A purchase and sale agreement (PSA) is a legally binding contract that explicitly outlines the terms and conditions governing the sale and transfer of a property. It is not the actual transfer of the property. Instead, it creates an obligation for the two parties to fulfill. The seller agrees to sell the property, and the buyer agrees to buy the property. However, the sale is only effective when both sign a purchase agreement.
How is it different from a purchase agreement?
A purchase agreement is the document that completes a real estate transaction. It is the final document necessary to transfer the property from the seller to the buyer. Conversely, the PSA provides a framework for how the transaction will proceed before the interested parties sign the purchase agreement. It basically outlines the negotiation process. A PSA will include:
- Title searches and asset identification
- Inspections and contingencies
- Purchase price and conditions
- Title transferability
- Loan documents
- Money transfers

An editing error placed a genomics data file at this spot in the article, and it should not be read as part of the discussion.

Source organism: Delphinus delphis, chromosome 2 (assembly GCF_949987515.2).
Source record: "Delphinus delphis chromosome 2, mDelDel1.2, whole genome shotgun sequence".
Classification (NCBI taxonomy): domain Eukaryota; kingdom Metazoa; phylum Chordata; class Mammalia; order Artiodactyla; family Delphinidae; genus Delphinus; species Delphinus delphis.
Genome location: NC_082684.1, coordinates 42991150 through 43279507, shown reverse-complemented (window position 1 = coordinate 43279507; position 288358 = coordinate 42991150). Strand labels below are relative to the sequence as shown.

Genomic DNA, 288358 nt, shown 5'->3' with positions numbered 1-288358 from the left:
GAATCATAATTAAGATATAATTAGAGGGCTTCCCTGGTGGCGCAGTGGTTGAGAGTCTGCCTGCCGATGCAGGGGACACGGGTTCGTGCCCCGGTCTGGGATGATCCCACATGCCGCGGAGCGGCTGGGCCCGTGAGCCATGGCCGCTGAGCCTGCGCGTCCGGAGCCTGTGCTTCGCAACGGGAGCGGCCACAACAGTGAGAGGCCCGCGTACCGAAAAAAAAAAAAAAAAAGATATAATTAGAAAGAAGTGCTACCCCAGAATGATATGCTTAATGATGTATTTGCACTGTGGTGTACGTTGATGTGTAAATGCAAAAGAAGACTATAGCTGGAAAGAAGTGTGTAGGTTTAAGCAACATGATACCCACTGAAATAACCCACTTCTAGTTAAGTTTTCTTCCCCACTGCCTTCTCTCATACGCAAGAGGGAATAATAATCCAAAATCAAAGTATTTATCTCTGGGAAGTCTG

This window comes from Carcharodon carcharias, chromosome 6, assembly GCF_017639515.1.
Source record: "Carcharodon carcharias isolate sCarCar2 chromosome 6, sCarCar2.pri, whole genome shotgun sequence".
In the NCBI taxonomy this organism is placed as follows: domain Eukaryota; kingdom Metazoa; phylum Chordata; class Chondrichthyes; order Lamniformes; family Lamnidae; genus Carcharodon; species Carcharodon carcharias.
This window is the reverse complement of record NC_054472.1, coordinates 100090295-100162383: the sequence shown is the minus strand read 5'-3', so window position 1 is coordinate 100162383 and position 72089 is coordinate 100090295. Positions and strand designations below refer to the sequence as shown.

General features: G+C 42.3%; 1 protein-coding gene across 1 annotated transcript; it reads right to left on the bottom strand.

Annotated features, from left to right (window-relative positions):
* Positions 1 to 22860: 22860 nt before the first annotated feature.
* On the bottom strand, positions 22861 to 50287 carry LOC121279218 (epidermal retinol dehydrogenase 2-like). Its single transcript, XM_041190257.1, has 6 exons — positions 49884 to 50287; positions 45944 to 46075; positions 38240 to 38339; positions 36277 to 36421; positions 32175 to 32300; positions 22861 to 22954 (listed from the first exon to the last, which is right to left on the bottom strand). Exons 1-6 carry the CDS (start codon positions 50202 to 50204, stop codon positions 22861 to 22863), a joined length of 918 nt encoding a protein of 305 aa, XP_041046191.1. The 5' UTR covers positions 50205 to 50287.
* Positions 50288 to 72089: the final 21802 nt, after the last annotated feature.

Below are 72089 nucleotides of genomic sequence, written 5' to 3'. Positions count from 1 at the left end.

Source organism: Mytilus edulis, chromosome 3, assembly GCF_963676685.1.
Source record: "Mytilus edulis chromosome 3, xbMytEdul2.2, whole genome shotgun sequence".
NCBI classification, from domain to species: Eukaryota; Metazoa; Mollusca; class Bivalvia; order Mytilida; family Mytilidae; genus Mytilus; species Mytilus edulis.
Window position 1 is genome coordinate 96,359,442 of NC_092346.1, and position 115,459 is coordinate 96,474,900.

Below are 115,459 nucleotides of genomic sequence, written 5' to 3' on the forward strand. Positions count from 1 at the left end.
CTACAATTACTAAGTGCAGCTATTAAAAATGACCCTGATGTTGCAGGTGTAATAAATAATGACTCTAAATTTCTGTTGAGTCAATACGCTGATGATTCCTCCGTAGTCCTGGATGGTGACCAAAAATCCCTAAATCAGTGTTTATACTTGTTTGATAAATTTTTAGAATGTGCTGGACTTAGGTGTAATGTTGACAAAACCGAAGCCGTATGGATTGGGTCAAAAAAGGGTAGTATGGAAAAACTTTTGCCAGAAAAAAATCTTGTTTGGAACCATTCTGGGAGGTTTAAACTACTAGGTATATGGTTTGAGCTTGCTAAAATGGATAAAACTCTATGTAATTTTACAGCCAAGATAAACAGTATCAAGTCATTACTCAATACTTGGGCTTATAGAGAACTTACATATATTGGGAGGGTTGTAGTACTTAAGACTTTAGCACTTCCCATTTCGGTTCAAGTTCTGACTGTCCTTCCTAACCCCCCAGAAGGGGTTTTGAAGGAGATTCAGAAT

- Cancellation penalties
- Closing date and other deadlines
A PSA is necessary because it legally obligates the buyer and seller to enter negotiations in good faith and serves as the foundation of the sale transaction. The parties agree to fulfill their obligation with due diligence and recognize that each has a right to terminate the deal under certain circumstances.
How can a PSA protect a seller and buyer?
Real estate is a substantial asset that can come with many issues, risks and disputes. It gives the buyer ample time to identify the relevant stakes involved with making the purchase while securing their commitment to the seller. They can both renegotiate the terms of the transaction whenever appropriate.